Medicare: Decline In The Future

885 Words4 Pages
Medicare, which was first enacted by Congress in 1965, is a popular, yet failing, program because of a rapidly increasing population of retirees and their increasing costs; despite program’s flaws, Medicare is difficult to change because of the political influence of the elderly, who approve of the benefits they receive from the program. Medicare provides health benefits to citizens who are eligible for social security benefits(Fiorina, Peterson, Johnson & Mayer 2009). The program is embraced by the public, but Medicare’s increasing cost makes it difficult to sustain. Due to its popularity, the program is also very difficult to change, but without limitations the program will continue to decline in the future.
Medicare benefits people who are
…show more content…
The social security program is often compared metaphorically to “third rails, that provide the electricity that drives the trains. Social security and Medicare are said to be the ‘third rail’ of American politics-’touch it and you die’” (Fiorina et al. 2009). If a politician were to cut or eliminate Medicare, they would blow their chances of being reelected and would be committing career suicide. The American Association of Retired Persons, which is an interest group with over 40 million members, looks out for the interests of the elderly and is incredibly influential in United States policy decisions(Fiorina et al. 2009). The AARP would destroy any politician who cuts social security and ensure an end to their career. The elderly are much more politically active due to their time and resources and are therefore catered to by politicians. “Because most public officials know they will be punished by voters if they are perceived as threatening social security programs, only rarely do they suggest changes”, so if politicians were to limit Medicare or Social Security benefits they would lose a huge group of voters and would never get reelected (Fiorina et al.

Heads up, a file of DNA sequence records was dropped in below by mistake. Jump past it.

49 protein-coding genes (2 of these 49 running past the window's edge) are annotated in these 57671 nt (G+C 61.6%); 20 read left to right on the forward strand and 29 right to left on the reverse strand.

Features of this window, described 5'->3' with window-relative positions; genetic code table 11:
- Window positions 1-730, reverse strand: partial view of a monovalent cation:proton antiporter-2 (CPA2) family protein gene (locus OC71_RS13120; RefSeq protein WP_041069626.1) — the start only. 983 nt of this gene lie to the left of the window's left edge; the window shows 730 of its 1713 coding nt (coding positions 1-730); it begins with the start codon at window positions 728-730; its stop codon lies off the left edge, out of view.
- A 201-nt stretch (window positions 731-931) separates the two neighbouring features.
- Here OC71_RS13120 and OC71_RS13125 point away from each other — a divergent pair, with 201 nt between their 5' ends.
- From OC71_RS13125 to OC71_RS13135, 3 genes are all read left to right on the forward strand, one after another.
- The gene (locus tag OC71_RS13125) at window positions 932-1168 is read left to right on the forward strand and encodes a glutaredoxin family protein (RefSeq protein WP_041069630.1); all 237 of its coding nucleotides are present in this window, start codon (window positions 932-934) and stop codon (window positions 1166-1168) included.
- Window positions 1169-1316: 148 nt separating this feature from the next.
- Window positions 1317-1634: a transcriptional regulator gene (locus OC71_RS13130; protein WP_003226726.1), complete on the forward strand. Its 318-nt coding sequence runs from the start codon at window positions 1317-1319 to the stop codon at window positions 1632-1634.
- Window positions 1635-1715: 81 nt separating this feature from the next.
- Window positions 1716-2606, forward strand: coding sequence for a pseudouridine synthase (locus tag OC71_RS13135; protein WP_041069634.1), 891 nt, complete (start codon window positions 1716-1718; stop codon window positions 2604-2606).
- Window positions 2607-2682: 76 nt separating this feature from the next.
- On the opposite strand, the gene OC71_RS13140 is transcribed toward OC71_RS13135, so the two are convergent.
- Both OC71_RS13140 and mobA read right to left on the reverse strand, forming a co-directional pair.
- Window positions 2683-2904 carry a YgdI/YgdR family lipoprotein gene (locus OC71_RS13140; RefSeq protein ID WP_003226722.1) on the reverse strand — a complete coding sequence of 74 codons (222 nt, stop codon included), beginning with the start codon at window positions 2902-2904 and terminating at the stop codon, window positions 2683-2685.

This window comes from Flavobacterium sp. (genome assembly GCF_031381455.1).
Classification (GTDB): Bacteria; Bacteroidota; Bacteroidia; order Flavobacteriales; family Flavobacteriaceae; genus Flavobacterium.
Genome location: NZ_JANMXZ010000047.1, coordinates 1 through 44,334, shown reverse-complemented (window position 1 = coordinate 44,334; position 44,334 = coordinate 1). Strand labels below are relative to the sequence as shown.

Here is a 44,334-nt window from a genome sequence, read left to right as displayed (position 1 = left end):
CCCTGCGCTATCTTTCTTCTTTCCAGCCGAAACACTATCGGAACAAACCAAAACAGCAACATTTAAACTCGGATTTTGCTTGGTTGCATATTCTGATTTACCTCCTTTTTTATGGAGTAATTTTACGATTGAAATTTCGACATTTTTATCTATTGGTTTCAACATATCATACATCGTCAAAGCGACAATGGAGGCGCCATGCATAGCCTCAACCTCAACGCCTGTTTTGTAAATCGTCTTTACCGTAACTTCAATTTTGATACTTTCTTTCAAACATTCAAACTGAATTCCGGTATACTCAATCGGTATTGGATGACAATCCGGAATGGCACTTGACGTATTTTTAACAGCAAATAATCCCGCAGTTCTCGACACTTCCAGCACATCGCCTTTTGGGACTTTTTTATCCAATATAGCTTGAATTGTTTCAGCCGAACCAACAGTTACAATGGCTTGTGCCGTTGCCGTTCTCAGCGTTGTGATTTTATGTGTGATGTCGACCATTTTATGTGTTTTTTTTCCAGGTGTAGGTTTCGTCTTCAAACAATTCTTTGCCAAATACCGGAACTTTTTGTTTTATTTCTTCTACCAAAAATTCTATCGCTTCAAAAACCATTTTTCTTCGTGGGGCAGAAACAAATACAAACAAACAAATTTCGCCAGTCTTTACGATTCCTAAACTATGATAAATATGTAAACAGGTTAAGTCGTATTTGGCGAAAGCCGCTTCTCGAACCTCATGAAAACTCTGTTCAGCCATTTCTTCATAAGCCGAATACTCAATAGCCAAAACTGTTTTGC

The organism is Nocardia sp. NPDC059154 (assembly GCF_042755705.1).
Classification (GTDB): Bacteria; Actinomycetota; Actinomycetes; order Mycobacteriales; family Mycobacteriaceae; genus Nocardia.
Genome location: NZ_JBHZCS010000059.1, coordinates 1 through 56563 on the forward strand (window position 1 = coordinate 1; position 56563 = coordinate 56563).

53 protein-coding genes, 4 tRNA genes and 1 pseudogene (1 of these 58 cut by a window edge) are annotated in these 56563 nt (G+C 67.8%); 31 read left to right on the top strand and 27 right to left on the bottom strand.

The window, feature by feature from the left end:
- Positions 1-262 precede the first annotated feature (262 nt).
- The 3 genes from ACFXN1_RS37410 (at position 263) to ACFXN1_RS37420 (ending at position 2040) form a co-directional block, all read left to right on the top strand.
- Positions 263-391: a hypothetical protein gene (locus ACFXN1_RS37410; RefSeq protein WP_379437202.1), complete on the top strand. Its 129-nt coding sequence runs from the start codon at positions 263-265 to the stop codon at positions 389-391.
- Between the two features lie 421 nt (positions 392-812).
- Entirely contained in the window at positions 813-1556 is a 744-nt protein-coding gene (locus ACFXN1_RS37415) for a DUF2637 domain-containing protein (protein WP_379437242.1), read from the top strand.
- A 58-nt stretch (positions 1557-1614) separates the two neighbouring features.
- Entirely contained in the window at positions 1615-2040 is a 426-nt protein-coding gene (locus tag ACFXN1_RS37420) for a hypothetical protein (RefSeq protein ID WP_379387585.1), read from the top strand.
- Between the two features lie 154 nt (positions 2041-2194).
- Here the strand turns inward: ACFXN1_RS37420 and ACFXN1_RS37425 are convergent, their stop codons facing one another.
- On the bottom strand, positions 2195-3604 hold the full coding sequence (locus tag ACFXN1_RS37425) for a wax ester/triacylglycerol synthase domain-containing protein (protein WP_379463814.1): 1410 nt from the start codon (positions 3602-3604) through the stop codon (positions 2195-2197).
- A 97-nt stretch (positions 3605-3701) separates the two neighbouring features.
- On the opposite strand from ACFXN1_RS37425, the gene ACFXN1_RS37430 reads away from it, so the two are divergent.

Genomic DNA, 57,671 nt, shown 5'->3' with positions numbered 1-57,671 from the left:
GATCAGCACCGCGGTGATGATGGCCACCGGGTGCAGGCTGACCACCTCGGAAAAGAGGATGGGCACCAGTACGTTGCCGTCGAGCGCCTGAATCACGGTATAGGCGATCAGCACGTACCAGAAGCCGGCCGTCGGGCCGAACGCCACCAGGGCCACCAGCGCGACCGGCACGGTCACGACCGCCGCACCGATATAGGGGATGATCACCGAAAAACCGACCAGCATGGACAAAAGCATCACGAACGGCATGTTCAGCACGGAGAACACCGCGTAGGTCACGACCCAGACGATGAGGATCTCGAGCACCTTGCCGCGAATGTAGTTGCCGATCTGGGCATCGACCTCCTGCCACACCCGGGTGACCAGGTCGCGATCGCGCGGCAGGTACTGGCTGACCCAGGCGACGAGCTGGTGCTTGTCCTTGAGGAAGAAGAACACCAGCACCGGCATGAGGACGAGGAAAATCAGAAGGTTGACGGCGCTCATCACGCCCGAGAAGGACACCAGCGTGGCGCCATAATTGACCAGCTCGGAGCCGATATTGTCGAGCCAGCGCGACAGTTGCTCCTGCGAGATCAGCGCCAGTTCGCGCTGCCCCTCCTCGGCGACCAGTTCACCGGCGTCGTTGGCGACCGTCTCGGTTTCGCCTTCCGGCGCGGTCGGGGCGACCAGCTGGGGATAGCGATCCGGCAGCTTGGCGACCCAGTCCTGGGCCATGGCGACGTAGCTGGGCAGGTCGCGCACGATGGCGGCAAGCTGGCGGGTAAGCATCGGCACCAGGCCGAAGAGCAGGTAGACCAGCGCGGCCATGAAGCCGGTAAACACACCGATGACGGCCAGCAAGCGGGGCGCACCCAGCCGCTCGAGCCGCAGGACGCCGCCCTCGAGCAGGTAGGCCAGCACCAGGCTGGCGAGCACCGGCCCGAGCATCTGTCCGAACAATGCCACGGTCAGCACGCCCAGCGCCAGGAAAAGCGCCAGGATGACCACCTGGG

Get Access